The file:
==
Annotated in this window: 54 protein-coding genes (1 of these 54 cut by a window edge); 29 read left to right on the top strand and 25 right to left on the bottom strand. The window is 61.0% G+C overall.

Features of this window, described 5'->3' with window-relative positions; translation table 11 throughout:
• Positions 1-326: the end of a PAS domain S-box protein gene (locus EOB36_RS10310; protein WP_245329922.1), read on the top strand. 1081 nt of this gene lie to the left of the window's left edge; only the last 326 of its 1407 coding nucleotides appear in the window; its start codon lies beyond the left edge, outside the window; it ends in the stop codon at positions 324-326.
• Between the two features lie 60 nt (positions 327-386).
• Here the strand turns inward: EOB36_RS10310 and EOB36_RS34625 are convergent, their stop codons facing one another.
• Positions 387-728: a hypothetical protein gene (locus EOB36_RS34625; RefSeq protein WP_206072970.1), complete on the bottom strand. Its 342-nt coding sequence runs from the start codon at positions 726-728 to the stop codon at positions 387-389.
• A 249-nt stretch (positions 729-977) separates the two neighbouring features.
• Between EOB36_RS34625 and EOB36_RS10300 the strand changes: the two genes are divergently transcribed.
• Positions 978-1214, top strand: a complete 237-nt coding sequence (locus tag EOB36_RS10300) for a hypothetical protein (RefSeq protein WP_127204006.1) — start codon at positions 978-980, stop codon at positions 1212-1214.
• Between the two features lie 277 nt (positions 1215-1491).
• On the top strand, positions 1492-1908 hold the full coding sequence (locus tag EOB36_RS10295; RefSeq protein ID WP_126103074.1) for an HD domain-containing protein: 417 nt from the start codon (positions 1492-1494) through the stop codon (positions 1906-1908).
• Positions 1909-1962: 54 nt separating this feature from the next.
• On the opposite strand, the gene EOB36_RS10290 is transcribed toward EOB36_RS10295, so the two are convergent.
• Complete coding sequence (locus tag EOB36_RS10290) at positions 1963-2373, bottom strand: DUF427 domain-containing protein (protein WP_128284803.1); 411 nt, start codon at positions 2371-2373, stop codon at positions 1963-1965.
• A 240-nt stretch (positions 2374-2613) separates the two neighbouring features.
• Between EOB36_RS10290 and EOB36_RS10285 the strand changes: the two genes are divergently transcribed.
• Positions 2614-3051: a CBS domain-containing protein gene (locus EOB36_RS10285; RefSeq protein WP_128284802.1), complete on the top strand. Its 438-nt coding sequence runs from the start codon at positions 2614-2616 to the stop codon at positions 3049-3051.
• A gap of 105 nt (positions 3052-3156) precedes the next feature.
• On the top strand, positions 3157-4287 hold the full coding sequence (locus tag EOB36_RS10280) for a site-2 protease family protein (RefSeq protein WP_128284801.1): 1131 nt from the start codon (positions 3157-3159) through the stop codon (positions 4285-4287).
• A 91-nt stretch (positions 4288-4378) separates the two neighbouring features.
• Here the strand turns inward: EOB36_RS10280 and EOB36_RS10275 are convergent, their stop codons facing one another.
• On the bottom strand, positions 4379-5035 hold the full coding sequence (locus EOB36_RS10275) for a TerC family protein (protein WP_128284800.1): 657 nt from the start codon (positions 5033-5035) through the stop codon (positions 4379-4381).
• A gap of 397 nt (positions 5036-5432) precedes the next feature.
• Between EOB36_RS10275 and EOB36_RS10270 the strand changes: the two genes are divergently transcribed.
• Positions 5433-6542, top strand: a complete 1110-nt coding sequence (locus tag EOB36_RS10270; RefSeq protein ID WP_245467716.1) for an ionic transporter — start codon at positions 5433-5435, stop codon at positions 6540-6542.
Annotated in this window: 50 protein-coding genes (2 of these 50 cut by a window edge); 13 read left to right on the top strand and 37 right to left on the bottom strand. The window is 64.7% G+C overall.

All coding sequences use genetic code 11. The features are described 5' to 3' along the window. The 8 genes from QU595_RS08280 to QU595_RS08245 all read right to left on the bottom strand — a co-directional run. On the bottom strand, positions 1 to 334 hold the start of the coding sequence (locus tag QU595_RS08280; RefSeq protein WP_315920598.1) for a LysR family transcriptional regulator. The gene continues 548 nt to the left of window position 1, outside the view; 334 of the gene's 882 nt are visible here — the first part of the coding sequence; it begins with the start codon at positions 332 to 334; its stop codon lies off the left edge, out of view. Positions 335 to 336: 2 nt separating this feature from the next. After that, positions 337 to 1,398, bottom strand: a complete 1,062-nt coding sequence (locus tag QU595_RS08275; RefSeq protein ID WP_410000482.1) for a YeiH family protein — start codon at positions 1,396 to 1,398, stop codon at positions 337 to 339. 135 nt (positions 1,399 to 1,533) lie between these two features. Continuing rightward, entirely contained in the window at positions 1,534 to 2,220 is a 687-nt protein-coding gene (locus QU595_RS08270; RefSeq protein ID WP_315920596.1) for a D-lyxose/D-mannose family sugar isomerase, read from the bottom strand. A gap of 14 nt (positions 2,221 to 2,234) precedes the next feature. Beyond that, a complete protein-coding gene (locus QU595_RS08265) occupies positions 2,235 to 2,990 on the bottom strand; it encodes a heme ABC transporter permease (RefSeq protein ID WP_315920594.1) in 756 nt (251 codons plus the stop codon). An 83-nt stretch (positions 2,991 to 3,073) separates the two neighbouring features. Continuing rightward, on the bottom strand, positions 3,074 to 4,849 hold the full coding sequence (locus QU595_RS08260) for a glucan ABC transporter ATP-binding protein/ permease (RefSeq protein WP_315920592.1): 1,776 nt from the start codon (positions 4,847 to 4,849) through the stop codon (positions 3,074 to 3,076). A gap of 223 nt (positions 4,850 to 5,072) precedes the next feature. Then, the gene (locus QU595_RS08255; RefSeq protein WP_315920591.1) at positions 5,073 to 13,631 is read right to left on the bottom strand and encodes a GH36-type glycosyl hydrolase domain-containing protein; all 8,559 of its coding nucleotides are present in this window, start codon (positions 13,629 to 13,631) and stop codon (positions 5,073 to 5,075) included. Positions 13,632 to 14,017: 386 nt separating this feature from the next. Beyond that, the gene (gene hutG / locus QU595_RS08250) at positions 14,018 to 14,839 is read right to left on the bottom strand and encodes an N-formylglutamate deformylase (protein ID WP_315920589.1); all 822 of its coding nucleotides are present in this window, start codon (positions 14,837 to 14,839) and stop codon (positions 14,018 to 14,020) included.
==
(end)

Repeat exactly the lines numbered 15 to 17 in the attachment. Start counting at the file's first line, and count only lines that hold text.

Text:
• A 240-nt stretch (positions 2374-2613) separates the two neighbouring features.
• Between EOB36_RS10290 and EOB36_RS10285 the strand changes: the two genes are divergently transcribed.
• Positions 2614-3051: a CBS domain-containing protein gene (locus EOB36_RS10285; RefSeq protein WP_128284802.1), complete on the top strand. Its 438-nt coding sequence runs from the start codon at positions 2614-2616 to the stop codon at positions 3049-3051.